In this circumstance, are you people considering any disciplinary action against any traditional ruler, whose action is found to be promoting herdsmen crisis in the state?

We have rules guiding our activities in the state. There are rules we set for ourselves and the regulations were approved by the state government. In this case, we didn’t envisage this particular problem when drafting the rules. We may have to invoke the doctrine of necessity if necessary. In our next meeting we would do an appraisal. In Delta South, the Isoko have issues with herdsmen but it is not as alarming as what is happening in Delta North and Delta Central.

The Ijaw-speaking areas are riverine areas and do not have such a problem. The herdsmen come with their cows but not in large numbers. Hopefully, in our next council meeting which would hold in June, we would address the issue. If after extensive deliberation, if there is need to impose some sanctions, we would do so because the statement from the Police Commissioner rubs off on all the traditional rulers in Delta. We would collate our findings from the three senatorial districts and set up a committee to address the issue.

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To address the problem, the state government has concluded plans for an internal security outfit. How are you people going to work with government in that direction?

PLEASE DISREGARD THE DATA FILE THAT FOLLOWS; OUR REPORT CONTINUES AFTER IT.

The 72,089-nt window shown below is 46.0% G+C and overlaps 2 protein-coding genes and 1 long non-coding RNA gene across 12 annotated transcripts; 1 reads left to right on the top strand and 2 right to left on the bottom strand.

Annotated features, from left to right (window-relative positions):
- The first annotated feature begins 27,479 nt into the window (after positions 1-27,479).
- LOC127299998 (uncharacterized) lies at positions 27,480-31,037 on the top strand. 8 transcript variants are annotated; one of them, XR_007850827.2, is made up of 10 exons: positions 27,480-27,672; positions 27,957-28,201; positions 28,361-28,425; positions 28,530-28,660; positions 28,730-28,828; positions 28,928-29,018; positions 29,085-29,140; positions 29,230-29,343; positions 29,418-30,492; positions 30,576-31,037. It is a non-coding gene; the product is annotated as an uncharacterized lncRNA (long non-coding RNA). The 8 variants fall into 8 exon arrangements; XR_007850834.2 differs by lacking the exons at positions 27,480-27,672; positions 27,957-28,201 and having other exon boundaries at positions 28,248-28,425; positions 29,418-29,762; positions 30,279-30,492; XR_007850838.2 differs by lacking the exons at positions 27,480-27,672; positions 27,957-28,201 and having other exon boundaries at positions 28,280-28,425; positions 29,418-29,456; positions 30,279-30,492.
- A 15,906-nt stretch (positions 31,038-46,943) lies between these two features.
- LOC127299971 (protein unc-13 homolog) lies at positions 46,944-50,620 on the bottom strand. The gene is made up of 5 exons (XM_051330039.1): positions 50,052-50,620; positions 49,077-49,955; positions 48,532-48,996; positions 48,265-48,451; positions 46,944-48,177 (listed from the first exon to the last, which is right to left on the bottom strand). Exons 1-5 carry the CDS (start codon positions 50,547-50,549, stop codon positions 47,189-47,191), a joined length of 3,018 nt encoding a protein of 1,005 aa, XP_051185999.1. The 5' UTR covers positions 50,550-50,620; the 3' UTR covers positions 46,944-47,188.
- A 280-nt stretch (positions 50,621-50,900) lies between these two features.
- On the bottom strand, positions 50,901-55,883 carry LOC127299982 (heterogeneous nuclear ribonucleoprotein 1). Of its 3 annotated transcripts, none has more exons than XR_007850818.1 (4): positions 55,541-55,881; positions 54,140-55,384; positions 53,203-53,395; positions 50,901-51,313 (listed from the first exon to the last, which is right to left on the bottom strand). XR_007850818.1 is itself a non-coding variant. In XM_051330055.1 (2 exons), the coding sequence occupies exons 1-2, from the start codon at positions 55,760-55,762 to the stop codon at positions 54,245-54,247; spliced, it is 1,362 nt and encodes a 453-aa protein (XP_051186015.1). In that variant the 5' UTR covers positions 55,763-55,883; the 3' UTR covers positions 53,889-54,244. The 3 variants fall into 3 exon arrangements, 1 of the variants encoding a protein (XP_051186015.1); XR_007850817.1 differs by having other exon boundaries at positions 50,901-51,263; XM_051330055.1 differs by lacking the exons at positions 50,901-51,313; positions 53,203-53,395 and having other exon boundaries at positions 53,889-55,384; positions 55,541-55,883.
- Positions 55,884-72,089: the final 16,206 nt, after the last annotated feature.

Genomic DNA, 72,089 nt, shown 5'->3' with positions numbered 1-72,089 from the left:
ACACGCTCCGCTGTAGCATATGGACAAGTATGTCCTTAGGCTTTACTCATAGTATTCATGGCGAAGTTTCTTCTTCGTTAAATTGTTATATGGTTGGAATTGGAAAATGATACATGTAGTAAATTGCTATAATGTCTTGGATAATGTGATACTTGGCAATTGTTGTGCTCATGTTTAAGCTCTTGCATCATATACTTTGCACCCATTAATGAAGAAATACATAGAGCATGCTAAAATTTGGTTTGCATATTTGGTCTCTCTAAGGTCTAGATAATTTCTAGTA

I have to commend the governor for the laudable idea. Security is every man’s business. As traditional rulers, our responsibility is to complement the effort of government. The outfit, Operation Delta Hawk, to a large extent, would solve many security challenges in the state. We know the proactive nature of our governor. He is a man who is not known for doing things outside the law. We would be providing the right information to the security outfit because we know our domains very well. Our people would be sensitised to provide information at any moment they notice any suspicious persons in our communities. Those residing in the communities know the criminals in their areas and would provide the right information. But when someone from Delta South is taken to work in Delta North, it would be long before he understudies the environment and gathers proper information. Therefore, those with knowledge of the environment where they would work should be in the security outfit.

Apart from reasons adduced by the Police Commissioner, from your experience, why did Delta become one of the flashpoints of herdsmen disturbances?